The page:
The question of what wine to have with our Thanksgiving feast was solved when our friend Philippe Jeanty introduced us to Champagne Mangin et Fils, wines made by his nephew Cedric Mangin and now imported by Jack Edwards Collection.  Jeanty is a famous chef and we knew that if his nephew’s wines were as distinctive and delicious as the cuisine at Bistro Jeanty in Yountville, our little celebration would be in good hands.

Well, the wines are distinctive. The first thing that got our attention was the fact that all four Mangin wines (Brut, Brut nature, Rosé, and Millésime) are made from 100% Pinot Meunier, something I can’t remember seeing very often before. Pinot Meunier is like the bass player in a jazz trio — holding everything together in the background while the other musicians (Chardonnay and Pinot Noir) take the spotlight. But under the right circumstances (think Charles Mingus), Pinot Meunier can really swing.

You will occasionally find Pinot Meunier still wines and they are worth seeking out — our cellar holds examples from Graziano in Mendocino County and The Eyrie in the Williamette Valley. Jason Lett, who made The Eyrie wine, says that Pinot Meunier is like a crazy uncle — you never know for sure what he is going to do! I also remember sampling a still Pinot Meunier from barrel with Joel Burt at Domain Chandon in Yountville (which some of you will recognize as another Jeanty connection).

So the Champagne Mangin wines are distinctive, but which one should we choose? Well, we didn’t over-think the question this time. The Brut Rosé is such a beautiful color, we just had to pop the cork! And we were not disappointed. From first sip to last, with food and without, it was amazing, both on the nose and in the mouth. What a great way to begin the long Thanksgiving holiday weekend. It would be impossible to top the Brut Rosé, but perhaps we could try something equally unexpected?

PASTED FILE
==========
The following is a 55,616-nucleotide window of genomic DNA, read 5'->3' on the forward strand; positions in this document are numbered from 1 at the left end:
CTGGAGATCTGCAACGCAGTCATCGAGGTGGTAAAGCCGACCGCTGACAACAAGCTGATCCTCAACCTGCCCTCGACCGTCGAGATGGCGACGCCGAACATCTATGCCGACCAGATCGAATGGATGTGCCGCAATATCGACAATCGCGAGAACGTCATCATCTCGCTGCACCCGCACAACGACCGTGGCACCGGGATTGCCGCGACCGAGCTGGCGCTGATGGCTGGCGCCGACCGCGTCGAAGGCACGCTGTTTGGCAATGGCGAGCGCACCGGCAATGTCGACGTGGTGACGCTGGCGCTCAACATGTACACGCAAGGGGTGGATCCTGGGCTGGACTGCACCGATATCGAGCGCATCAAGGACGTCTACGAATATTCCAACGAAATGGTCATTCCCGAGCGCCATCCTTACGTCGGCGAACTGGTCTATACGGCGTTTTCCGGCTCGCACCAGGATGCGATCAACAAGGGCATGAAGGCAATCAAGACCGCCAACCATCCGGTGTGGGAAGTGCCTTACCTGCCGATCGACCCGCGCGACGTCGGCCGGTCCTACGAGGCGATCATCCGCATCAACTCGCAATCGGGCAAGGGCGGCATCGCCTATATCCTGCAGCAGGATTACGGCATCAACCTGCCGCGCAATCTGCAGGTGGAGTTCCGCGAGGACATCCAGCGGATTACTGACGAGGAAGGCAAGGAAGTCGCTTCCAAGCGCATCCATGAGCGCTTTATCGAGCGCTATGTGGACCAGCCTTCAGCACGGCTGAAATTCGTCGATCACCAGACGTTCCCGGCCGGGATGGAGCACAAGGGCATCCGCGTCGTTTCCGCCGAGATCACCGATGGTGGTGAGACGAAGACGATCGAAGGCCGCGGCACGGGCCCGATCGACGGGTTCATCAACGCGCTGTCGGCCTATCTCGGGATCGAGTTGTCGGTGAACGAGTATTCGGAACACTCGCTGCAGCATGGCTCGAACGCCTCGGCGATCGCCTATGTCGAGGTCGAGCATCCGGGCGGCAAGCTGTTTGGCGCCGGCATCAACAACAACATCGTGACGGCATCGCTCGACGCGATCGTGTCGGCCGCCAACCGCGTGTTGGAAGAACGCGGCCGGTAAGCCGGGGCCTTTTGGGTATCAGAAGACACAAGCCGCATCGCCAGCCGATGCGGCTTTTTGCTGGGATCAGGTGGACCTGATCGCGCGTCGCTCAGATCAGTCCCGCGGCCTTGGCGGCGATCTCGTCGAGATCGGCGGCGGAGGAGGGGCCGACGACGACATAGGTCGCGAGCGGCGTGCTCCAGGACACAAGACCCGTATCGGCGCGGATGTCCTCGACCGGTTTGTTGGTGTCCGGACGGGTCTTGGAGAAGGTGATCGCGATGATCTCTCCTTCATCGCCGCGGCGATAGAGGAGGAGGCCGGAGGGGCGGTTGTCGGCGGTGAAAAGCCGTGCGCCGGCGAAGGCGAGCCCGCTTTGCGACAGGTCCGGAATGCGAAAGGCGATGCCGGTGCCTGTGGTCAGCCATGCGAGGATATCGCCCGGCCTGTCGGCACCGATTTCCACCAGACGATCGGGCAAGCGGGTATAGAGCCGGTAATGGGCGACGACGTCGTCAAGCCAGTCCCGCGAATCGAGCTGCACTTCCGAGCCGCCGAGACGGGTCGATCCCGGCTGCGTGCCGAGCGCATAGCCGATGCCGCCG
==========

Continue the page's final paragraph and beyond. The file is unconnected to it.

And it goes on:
North and South

And so, on the second night of Thanksgiving we tried a variation on the pink bubble theme and opened a bottle of Valdo Floral label Rosé Brut. Valdo Spumante, based in Valdobbiadene and imported by Taub Family Selections, is a well-known Prosecco producer, but this isn’t a Prosecco wine. Prosecco is made from the Glera grape and Prosecco Rosé adds Pinot Noir for color.

The Valdo Floral label wine, however, is a blend of 25% Glera with 75% Nerello Mascalese, a red grape usually associated with Sicily. Blending wine from north and south to make a pink spumante — what a totally crazy idea? How in the world would someone ever think of doing that?

But, well, it really works. The wine was pretty and delicious. Not floral, we thought (that’s the label, not the wine) but sparkling and flavorful. More than up to the job. A real surprise (or, to me honest — another surprise coming right after the Champagne Mangin).

Raboso Rules

Things were going rather well, so we decided to continue down the path of sparkling, pink wines with an unexpected twist. This led us to “Il Rosa” Spumante Brut from Sommariva, a Prosecco producer in Conegliano (imported by Kermit Lynch).

The wine was delicious and showed clearly that light color doesn’t mean light aroma and flavor. What’s the twist? Well, this is a Rosé from the land of Prosecco, but it isn’t a Prosecco Rosé because it is made from a blend of Pinot Noir and Raboso grape wine. Raboso?

Raboso Veronese and Raboso Piave are red wine grape varieties that, according to Wine Grapes, make tough, tannic still wines, but are also useful in sparkling wines.  Tough on its own, but potentially delicate in the right blend (and in the right hands, I suspect).